Not everyone is going to accept this. Purists will surely say Hirshberg and Byrne and others are just liars justifying their actions. But Tomas Chamorro-Premuzic, a professor of business psychology at University College London and Columbia University, who has written about lying in entrepreneurship, thinks they’re onto something.

“If you can somehow measure harm to others, that is the limit,” Chamorro-Premuzic says. He believes most entrepreneurs tell lies when they think the falsehoods will do no harm. Had Hirshberg failed to get bank financing, the SBA simply wouldn’t have offered the loan guarantee. Had Byrne been caught, his deal with Microsoft would have fallen through. They were largely victimless crimes, wasting little more than someone’s time.

Related: “See The Gap, Be Decisive And Love What You Do” – Advice From A Fempreneur

The way Chamorro-Premuzic sees it, the greatest lie we all tell is that we don’t lie. “There’s a reason why we have to all pretend the world is more honest than it actually is,” he says, “and that’s because we’re part of the same world that thrives with at least a certain level of getting away with some deception.” And he says creative people — the kind of fast-thinking, big-dreaming people who often become entrepreneurs – tend to lie more than others. The truth, he says, is that people in business expect some kind of transactional lie – whether it’s from a job applicant, a potential partner, or someone else.

“The system is encouraging at least some form of fact distortion, and rewards it,” he says. “If you ask an interviewee if they enjoy working with others and they say, ‘Most of the time I don’t,’ they won’t get brownie points for being honest. You’ll say, ‘This guy is antisocial.’”

So what’s an entrepreneur to do? Simple, says Chamorro-Premuzic: Treat lying as a tool to be used in very particular moments. It cannot result in harm to individuals. It must lead to an opportunity you can genuinely succeed in. And very critically, it cannot become a foundation you build on with other lies. “The brands that people trust, the products that people trust, clearly are created and run and owned by cultures that respect the customer,” he says. “Long-term focus requires honesty.”

Seen this way, a lie is a gamble – a slight tilting of the odds in a critical moment. But what follows must be truthful, because, as our liars say, that’s the only way to build an honest company.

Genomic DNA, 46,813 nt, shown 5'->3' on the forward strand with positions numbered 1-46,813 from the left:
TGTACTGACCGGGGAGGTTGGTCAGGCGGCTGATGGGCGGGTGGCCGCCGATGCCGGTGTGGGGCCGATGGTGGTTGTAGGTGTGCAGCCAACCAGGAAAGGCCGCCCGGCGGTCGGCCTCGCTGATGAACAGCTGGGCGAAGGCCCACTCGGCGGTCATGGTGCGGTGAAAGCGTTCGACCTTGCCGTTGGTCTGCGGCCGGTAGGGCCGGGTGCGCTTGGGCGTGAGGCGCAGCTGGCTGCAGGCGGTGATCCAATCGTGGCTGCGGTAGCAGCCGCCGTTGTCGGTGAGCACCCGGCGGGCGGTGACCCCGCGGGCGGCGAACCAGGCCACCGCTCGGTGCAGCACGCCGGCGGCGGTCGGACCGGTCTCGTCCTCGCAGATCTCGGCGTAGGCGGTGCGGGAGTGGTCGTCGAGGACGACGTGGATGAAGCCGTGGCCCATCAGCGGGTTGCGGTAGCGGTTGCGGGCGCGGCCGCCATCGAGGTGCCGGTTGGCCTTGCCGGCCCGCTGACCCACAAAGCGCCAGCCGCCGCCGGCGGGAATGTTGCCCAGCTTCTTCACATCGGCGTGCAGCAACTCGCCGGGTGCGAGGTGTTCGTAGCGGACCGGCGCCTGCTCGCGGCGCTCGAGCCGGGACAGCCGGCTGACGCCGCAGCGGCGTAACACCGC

This article was originally posted here on Entrepreneur.com.

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Start-up Advice

The ‘Anything’ Entrepreneur

Most entrepreneurs are told to ‘stick to their niche’ but what happens when you make diversification your key to success?

Rowan Fine

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entrepreneurship

Traditionally, entrepreneurs are told to stay focused and stick to their niche. But what if this advice isn’t always the right thing to do? What if this isn’t the perfect plan for your business, especially when you are facing a mercurial economy and a complex market? The instructions to build a thriving business aren’t set in stone, they’re as fluid as the customers and markets that inspired their creation in the first place. So, instead of hugging that niche rut, here are seven steps to intelligent diversification that could make a huge difference to your business…

1. The price tag

Having a niche business can become expensive, especially if you purchase stock from a specialised or niche supplier. They tend to charge a premium as they have the expertise and market position that allows them to do so. If you instead look to selling a variety of products and solutions, you can reduce the prices for your own bottom line as well as that of the customer.

Often, you are paying for a brand and not the deliverables so ensure that you’re investing into solutions that add value to your business not weight to your bottom line.

Related: How to Start A Business When You’re Flat Broke

2. Variety is key

To survive in this economy, small business owners can no longer afford to only offer single product lines. By adapting and diversifying, you ensure your business isn’t the one left behind. Your competitors may very well be planning on introducing complementary products and services that boost existing offerings or add value. Don’t be the business that hasn’t been paying attention to the customer’s need for more bang for their buck.

3. Bolt on is bolting in

Offer your customers bolt-on extras where you can. This furthers the value you can add to your service and the value that the customer perceives you are offering to them. Extended warranties and value-added services not only add value, but they add longevity to your customer relationships. This means that you build depth with your customers as opposed to a hit and run sale.

Related: How To Start A Business With No Money

4. Build a fence

When you diversify into a variety of solutions and services, you are giving yourself the opportunity to ring fence client spend. They won’t need to go to a multitude of suppliers as you will become their trusted one-stop-shop. You can then use this as an opportunity to showcase other products and services and to use your relationships to pitch clients into new areas of your business.

5. Client retention

When you have a rich pool of resources and strong client relationships, then you build trust and you prove to your clients that you have what it takes to get them what they need. When you’re trapped into single product lines you can’t offer this level of depth to your clients and they will simply go elsewhere.

6. Communication and collaboration

Diversification also offers you the opportunity to communicate more regularly with your clients. Instead of only selling to your customers seven or eight times a year, you can talk to them several times a week. Instead of just supplying products, you are helping them to deal with their day-to-day challenges and requirements. This allows for richer upselling and even more opportunities to engage.